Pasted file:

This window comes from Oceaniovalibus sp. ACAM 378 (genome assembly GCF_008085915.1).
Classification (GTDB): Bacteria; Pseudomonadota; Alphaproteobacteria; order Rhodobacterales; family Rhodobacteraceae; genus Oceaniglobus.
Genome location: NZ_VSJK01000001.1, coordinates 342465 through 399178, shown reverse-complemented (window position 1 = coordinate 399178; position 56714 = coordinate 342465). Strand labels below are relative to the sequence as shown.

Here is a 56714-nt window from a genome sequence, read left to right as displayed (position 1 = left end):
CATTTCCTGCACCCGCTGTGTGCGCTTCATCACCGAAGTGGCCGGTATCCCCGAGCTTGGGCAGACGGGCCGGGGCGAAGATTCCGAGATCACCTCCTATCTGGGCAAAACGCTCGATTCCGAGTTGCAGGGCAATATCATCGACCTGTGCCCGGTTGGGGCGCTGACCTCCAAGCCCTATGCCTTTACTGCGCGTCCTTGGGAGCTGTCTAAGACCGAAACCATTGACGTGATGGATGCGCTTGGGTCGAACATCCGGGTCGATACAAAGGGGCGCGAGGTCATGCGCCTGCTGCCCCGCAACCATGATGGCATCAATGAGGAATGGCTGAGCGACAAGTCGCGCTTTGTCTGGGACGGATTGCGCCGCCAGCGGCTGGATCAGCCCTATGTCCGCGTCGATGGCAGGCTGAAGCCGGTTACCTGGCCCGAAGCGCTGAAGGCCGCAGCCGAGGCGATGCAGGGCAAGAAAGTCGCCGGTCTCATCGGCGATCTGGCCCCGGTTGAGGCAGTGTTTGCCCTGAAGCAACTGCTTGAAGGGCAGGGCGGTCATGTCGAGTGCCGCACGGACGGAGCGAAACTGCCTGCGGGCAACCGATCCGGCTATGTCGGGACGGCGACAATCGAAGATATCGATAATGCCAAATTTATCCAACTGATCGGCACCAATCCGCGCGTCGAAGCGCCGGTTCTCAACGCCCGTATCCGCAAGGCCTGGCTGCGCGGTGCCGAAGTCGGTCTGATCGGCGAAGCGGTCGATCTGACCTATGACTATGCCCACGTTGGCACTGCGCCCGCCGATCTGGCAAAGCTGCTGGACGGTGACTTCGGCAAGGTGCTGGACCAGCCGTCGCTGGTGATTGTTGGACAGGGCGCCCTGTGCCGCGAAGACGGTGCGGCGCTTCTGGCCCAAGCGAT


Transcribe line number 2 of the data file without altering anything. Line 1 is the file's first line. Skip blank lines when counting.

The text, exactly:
Classification (GTDB): Bacteria; Pseudomonadota; Alphaproteobacteria; order Rhodobacterales; family Rhodobacteraceae; genus Oceaniglobus.